Negotiating Mount Rushmore

Published: Aug 03 , 2015
Author: Tyler Hall

If you’ve ever had the chance to visit Mount Rushmore it is an amazing sight – four American presidents carved into a solid granite cliff face. It was sculpted using explosives, sledgehammers, and chisels. The explosives were used to clear mass amounts of granite to form the heads. The sledgehammers then defined the main features of the faces and finally the chisels were used to refine the sculpture we see today.

The construction of the sculpture led me to think that as negotiators we should be using a similar approach in constructing elements of our negotiation dialogue. For example you should cover off main and difficult issues/bad news early in a negotiation (using explosives). This may be counterintuitive to some as you may have heard advice that you should agree on the ‘easier’ issues first to gain traction with the other party? This is common advice but may have two negative consequences. By agreeing to ‘easier’ issues you are losing potential variables that you can use to trade against getting main issues that are more important to you. You also may waste a lot of time if, when you finally get to the main or difficult issues, you find out that the other party would have no capacity to be able to address them and hence a deal is impossible.

After using the explosives in disclosing main issues you then can bring out the sledgehammers and resolve other issues. Then grab out your chisel and work on exactly what has been agreed in detail. By having a thorough ‘agree’ step you can avoid a lot of headaches later. Both parties should understand exactly who is doing - what, when and how. This will avoid any misunderstandings or the dreaded ‘deal or scope creep’ that may happen and ultimately both parties should be willing to put the deal into practice.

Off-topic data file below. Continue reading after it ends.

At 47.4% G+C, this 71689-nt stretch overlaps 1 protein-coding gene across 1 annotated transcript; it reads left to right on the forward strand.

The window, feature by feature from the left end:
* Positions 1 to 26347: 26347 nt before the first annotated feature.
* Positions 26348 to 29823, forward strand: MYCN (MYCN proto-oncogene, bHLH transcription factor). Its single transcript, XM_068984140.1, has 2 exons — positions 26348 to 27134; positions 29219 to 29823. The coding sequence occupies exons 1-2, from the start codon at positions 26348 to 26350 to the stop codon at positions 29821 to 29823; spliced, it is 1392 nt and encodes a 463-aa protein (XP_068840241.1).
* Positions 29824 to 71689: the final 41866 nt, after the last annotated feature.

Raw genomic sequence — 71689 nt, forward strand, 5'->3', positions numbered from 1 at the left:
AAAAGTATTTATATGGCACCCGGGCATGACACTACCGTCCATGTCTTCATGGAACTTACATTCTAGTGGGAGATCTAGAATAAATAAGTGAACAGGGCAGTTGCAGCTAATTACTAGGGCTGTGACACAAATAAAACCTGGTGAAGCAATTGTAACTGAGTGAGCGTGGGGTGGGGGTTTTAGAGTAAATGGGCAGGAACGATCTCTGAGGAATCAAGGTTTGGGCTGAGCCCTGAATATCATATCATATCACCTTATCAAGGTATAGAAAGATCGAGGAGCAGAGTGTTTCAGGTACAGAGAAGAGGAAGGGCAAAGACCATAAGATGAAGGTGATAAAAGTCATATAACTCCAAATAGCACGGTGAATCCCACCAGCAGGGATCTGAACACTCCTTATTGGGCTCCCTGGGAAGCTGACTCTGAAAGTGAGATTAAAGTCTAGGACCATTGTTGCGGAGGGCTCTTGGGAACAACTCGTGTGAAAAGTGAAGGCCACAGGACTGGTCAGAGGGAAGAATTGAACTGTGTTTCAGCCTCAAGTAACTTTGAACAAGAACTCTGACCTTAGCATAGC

I hope this illustration may assist you in being more efficient in you negotiations and your deals as solid as granite.

 


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About the author:

Tyler Hall
Tyler's negotiating experience was gained in the entertainment industry through a range of leadership roles, which included marketing, sales, relationship management, strategic planning and brand development.

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As a negotiation specialist, I’m often asked what the best course of action is when the other party has all of the power. Maybe you are dealing with an incumbent or selling to a duopoly… so it may even feel like it is true that they have ‘all of the power’. While we could talk about what you do when it is true, my experience is that people typically have a lot more power than they might realise.

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